Saturday, 5 January 2019

How to Become a Doctorate: 7 Tips to Keep Motivation Alive and Not Quit PhD

I never knew the seriousness about this "quitting" issue until I saw some of my batchmates doing. They were quite steady, cracking their viva and were good in studies, but suddenly they decided to quit and never went through the whole process of achieving a doctorate degree.


So, then it occurred to me that people do quit PhD midway. And, they do so for numerous reasons. Discussing about them in detail and making an effort on not letting you quit your PhD, I bring the following guidelines:


  1. Topic Must Interest You - Make your topic of the thesis very interesting to you. It could be something that others haven't ventured into but if you decide to bring out good work and research well, then your thesis will be lauded. Your motivation lies in creating a thesis that is beneficial for the future academicians. Original work is always appreciated.
  2. Vision Board - Just above your desk or in your room, create a vision board in which you can stick charts, write short-term and long-term goals, see your progress, pin pictures of graduation ceremony and imagine yourself having a degree in hand. A vision board will help you see the present and future however glorious you want it to be.
  3. Be Financially Secure - Having a regular full-time job can be one of the reasons for quitting PhD. An office-goer who works for 8 or more hours has least amount of time to come back home or university and begin the task of reading and writing a thesis. So, if you are one of those who have the pressure of getting a steady income for family then PhD is not for you. Make reasonable choices in life. PhD is a full time research job and it cannot be compromised or done part-time. If you don't see yourself in a position to give such a commitment to PhD and cannot think about leaving your full-time job, then don't choose PhD in the first place itself. I am particularly concerned about those scholars who want to work on their PhD and bring out a credible thesis but couldn't because you just took their seat. However, an advise I would like to give is to first secure some means of livelihood, earn a bit before, take a break for a 1-2 years, and then come back to take PhD admissions. This way not only you will have money that you saved but you will have experience and good contacts that will help you later. For example, you can take up jobs in research institutes for a few years prior to starting PhD. Quit that job, apply for government or non-government fellowship and get on with PhD.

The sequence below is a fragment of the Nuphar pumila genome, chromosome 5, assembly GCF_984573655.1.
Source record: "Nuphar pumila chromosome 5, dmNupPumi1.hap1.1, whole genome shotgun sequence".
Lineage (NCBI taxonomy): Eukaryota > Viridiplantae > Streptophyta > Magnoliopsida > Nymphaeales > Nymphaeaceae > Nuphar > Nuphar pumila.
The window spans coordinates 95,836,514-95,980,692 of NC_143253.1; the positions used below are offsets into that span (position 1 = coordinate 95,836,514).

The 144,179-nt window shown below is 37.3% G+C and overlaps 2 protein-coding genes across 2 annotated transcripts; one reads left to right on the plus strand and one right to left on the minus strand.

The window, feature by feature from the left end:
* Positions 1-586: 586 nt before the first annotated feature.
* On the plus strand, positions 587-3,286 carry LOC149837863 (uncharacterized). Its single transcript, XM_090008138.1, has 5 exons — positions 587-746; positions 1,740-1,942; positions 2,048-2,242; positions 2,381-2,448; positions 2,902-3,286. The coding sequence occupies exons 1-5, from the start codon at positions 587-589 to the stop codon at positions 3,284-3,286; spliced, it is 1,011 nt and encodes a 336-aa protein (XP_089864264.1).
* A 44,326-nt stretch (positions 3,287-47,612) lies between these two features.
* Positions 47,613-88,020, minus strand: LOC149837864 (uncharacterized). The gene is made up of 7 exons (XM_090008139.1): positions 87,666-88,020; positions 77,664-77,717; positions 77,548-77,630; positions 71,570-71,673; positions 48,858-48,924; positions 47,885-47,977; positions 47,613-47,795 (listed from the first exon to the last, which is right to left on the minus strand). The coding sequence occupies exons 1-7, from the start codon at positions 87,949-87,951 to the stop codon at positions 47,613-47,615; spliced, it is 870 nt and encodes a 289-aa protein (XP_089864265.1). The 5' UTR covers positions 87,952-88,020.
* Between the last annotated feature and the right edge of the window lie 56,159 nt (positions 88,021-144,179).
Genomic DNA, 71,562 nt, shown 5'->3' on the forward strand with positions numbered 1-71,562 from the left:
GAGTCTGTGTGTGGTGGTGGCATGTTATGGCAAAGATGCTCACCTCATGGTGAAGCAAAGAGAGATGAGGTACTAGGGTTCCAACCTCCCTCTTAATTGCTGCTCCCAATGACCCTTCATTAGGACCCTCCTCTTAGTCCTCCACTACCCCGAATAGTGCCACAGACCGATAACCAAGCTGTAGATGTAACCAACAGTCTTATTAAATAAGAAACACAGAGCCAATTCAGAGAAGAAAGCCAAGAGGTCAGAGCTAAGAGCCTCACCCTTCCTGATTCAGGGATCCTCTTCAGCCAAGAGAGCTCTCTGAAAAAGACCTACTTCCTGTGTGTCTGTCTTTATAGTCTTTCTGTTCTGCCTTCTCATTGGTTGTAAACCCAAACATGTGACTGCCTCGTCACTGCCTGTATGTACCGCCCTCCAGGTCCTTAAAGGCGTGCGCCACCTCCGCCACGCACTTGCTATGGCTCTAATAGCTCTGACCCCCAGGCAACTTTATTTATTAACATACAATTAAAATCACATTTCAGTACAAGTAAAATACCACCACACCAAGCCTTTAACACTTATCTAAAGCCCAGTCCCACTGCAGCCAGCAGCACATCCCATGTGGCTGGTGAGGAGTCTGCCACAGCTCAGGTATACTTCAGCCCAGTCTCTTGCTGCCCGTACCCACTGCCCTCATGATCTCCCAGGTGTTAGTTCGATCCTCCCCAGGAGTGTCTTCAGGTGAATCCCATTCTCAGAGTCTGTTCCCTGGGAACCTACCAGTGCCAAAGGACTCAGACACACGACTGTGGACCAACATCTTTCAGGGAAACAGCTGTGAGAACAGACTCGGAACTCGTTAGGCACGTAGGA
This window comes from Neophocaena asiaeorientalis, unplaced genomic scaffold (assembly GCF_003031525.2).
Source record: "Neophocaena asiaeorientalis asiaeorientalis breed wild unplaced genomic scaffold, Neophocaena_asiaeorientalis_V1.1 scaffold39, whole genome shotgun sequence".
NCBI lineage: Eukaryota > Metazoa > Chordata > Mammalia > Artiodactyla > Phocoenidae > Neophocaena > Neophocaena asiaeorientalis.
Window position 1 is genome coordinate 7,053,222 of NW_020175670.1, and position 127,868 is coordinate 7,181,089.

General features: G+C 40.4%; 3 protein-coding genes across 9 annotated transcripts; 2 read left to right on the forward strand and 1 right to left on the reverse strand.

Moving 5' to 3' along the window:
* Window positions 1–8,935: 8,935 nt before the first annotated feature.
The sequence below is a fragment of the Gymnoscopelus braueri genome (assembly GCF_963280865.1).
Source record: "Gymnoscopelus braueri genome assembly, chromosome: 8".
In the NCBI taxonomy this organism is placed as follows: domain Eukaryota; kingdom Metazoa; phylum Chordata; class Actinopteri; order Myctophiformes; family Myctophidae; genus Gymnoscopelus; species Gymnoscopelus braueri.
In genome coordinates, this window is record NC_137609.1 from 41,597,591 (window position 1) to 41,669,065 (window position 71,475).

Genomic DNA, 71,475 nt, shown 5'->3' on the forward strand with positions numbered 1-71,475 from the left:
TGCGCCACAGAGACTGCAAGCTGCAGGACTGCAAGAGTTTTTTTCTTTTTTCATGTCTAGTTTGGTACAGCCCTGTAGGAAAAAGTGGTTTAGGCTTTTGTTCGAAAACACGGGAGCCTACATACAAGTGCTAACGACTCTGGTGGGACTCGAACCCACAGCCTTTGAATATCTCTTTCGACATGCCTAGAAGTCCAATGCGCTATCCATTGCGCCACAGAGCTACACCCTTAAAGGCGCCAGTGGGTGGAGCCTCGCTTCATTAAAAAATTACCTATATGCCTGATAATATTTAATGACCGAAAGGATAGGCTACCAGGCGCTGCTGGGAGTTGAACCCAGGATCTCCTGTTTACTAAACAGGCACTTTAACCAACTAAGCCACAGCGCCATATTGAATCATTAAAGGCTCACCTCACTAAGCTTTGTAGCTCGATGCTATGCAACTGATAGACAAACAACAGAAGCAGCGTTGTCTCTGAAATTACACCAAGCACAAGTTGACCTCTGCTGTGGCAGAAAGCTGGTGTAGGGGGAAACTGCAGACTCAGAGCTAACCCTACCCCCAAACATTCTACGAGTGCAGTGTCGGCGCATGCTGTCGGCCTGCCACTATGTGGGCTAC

4. Live near University - Try to live in the university campus or near it or atleast within the city. A batchmate of mine had shifted bases and in less than 2 years realized that she cannot cope with PhD and online relationship with her Supervisor is doing no good to her. She lost the timely information that circulated for PhD scholars, lost touch with faculty members and friends, never participated in the campus activities, wasn't able to issue library books and journals or attend seminars, and finally lost the motivation for a doctorate degree. Remember we all are motivated as long as we are surrounded by people or things that share the same vision. Once in 6-8 months visit to the university and an half hour chat with Supervisor will never expand your knowledge and writing ability. So, while it is not rule for PhD scholars and you can work miles away, residential-PhD or living in the same city to get the study environment is crucial.
  5. Attend Seminars/Conferences, Speak and Publish - It is very important to attend seminars and conferences, be a participant, speak and publish papers in reputed journals and newspapers all throughout your PhD. This helps in getting your name popular, people begin to recognize you, and you start getting noticed before you are ready with a degree in hand and out looking for a job. Being part of national and international conferences related to your subject gains you contacts with influential people who value greater knowledge. And, this in turn feeds your inner confidence in going steady and firm at attaining the doctorate degree and become one of those influential people. A PhD scholar needs to surround themselves with interested people to keep the motivation alive.
  6. Travel - Travel to locations where your subject area is. Suppose you are working on Europe, then organize funds and travel to European countries. Travelling always keeps the motivation alive because you get to meet others who are also doing research in the similar area. You will see their progress, interact with institutional heads and experience their work culture. Travelling also cuts the mundane routine of a scholar and freshens up for new ideas.
  7. Gather Information on Post-PhD Opportunities - Keep in regular touch and gather information on what all are the opportunities available after you finish with your PhD. This is a great motivational step that will guide you in getting the right position and job after becoming a doctorate.
So, these were my 7 tips to keep motivation alive and not quit PhD.

Click to read the previous step - 9 habits of happy PhD scholars

2 comments:

  1. Thank you very much Dr Paul for the great piece, it's very inspiring.

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    1. If my pointers could inspire and motivate you, my intentions came true then! Thank you.

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